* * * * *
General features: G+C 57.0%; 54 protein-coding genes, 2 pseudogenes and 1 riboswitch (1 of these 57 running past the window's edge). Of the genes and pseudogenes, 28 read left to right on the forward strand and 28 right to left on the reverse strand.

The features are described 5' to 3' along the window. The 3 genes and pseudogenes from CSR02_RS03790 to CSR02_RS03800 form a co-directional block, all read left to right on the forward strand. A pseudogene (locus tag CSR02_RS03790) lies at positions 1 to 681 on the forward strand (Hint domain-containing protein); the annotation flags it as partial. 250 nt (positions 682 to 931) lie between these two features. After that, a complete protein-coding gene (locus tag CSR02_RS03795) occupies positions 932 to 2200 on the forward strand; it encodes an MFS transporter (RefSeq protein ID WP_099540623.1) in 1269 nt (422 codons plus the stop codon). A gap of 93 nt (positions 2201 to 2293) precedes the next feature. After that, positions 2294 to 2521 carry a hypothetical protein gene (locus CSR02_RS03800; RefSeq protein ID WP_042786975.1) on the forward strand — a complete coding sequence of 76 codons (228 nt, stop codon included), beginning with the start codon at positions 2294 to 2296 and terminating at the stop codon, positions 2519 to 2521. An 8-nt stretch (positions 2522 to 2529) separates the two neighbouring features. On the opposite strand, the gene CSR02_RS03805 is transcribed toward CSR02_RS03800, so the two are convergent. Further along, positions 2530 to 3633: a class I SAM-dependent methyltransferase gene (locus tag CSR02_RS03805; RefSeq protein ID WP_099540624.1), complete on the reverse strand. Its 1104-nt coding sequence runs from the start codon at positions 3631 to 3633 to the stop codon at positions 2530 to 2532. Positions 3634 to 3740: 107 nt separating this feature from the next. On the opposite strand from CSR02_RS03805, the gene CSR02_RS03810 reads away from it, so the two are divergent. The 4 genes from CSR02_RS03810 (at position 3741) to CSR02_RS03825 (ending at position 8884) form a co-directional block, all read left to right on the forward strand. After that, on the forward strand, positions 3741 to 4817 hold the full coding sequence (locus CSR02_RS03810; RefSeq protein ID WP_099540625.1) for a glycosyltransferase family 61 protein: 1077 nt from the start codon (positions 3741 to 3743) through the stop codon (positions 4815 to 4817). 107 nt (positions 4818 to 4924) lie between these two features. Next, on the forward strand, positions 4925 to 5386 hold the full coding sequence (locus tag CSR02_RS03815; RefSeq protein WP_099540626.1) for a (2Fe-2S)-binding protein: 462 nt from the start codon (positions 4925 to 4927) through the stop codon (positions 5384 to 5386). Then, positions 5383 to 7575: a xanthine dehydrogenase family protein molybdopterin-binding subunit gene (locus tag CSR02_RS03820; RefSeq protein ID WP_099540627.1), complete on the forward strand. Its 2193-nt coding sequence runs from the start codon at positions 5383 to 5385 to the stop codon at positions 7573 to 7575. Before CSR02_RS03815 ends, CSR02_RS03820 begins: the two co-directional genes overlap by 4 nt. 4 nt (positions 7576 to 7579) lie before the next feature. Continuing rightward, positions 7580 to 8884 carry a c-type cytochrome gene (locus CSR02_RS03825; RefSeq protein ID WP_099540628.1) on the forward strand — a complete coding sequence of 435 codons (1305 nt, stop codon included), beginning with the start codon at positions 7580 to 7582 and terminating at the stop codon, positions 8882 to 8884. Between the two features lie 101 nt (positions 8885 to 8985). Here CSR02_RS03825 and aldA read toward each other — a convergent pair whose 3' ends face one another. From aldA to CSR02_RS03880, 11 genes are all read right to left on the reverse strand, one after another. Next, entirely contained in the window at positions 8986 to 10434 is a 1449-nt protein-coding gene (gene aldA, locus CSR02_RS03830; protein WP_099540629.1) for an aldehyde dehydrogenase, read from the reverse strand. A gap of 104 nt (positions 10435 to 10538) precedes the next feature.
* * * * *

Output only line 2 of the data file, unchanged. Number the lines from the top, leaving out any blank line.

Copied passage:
The features are described 5' to 3' along the window. The 3 genes and pseudogenes from CSR02_RS03790 to CSR02_RS03800 form a co-directional block, all read left to right on the forward strand. A pseudogene (locus tag CSR02_RS03790) lies at positions 1 to 681 on the forward strand (Hint domain-containing protein); the annotation flags it as partial. 250 nt (positions 682 to 931) lie between these two features. After that, a complete protein-coding gene (locus tag CSR02_RS03795) occupies positions 932 to 2200 on the forward strand; it encodes an MFS transporter (RefSeq protein ID WP_099540623.1) in 1269 nt (422 codons plus the stop codon). A gap of 93 nt (positions 2201 to 2293) precedes the next feature. After that, positions 2294 to 2521 carry a hypothetical protein gene (locus CSR02_RS03800; RefSeq protein ID WP_042786975.1) on the forward strand — a complete coding sequence of 76 codons (228 nt, stop codon included), beginning with the start codon at positions 2294 to 2296 and terminating at the stop codon, positions 2519 to 2521. An 8-nt stretch (positions 2522 to 2529) separates the two neighbouring features. On the opposite strand, the gene CSR02_RS03805 is transcribed toward CSR02_RS03800, so the two are convergent. Further along, positions 2530 to 3633: a class I SAM-dependent methyltransferase gene (locus tag CSR02_RS03805; RefSeq protein ID WP_099540624.1), complete on the reverse strand. Its 1104-nt coding sequence runs from the start codon at positions 3631 to 3633 to the stop codon at positions 2530 to 2532. Positions 3634 to 3740: 107 nt separating this feature from the next. On the opposite strand from CSR02_RS03805, the gene CSR02_RS03810 reads away from it, so the two are divergent. The 4 genes from CSR02_RS03810 (at position 3741) to CSR02_RS03825 (ending at position 8884) form a co-directional block, all read left to right on the forward strand. After that, on the forward strand, positions 3741 to 4817 hold the full coding sequence (locus CSR02_RS03810; RefSeq protein ID WP_099540625.1) for a glycosyltransferase family 61 protein: 1077 nt from the start codon (positions 3741 to 3743) through the stop codon (positions 4815 to 4817). 107 nt (positions 4818 to 4924) lie between these two features. Next, on the forward strand, positions 4925 to 5386 hold the full coding sequence (locus tag CSR02_RS03815; RefSeq protein WP_099540626.1) for a (2Fe-2S)-binding protein: 462 nt from the start codon (positions 4925 to 4927) through the stop codon (positions 5384 to 5386). Then, positions 5383 to 7575: a xanthine dehydrogenase family protein molybdopterin-binding subunit gene (locus tag CSR02_RS03820; RefSeq protein ID WP_099540627.1), complete on the forward strand. Its 2193-nt coding sequence runs from the start codon at positions 5383 to 5385 to the stop codon at positions 7573 to 7575. Before CSR02_RS03815 ends, CSR02_RS03820 begins: the two co-directional genes overlap by 4 nt. 4 nt (positions 7576 to 7579) lie before the next feature. Continuing rightward, positions 7580 to 8884 carry a c-type cytochrome gene (locus CSR02_RS03825; RefSeq protein ID WP_099540628.1) on the forward strand — a complete coding sequence of 435 codons (1305 nt, stop codon included), beginning with the start codon at positions 7580 to 7582 and terminating at the stop codon, positions 8882 to 8884. Between the two features lie 101 nt (positions 8885 to 8985). Here CSR02_RS03825 and aldA read toward each other — a convergent pair whose 3' ends face one another. From aldA to CSR02_RS03880, 11 genes are all read right to left on the reverse strand, one after another. Next, entirely contained in the window at positions 8986 to 10434 is a 1449-nt protein-coding gene (gene aldA, locus CSR02_RS03830; protein WP_099540629.1) for an aldehyde dehydrogenase, read from the reverse strand. A gap of 104 nt (positions 10435 to 10538) precedes the next feature.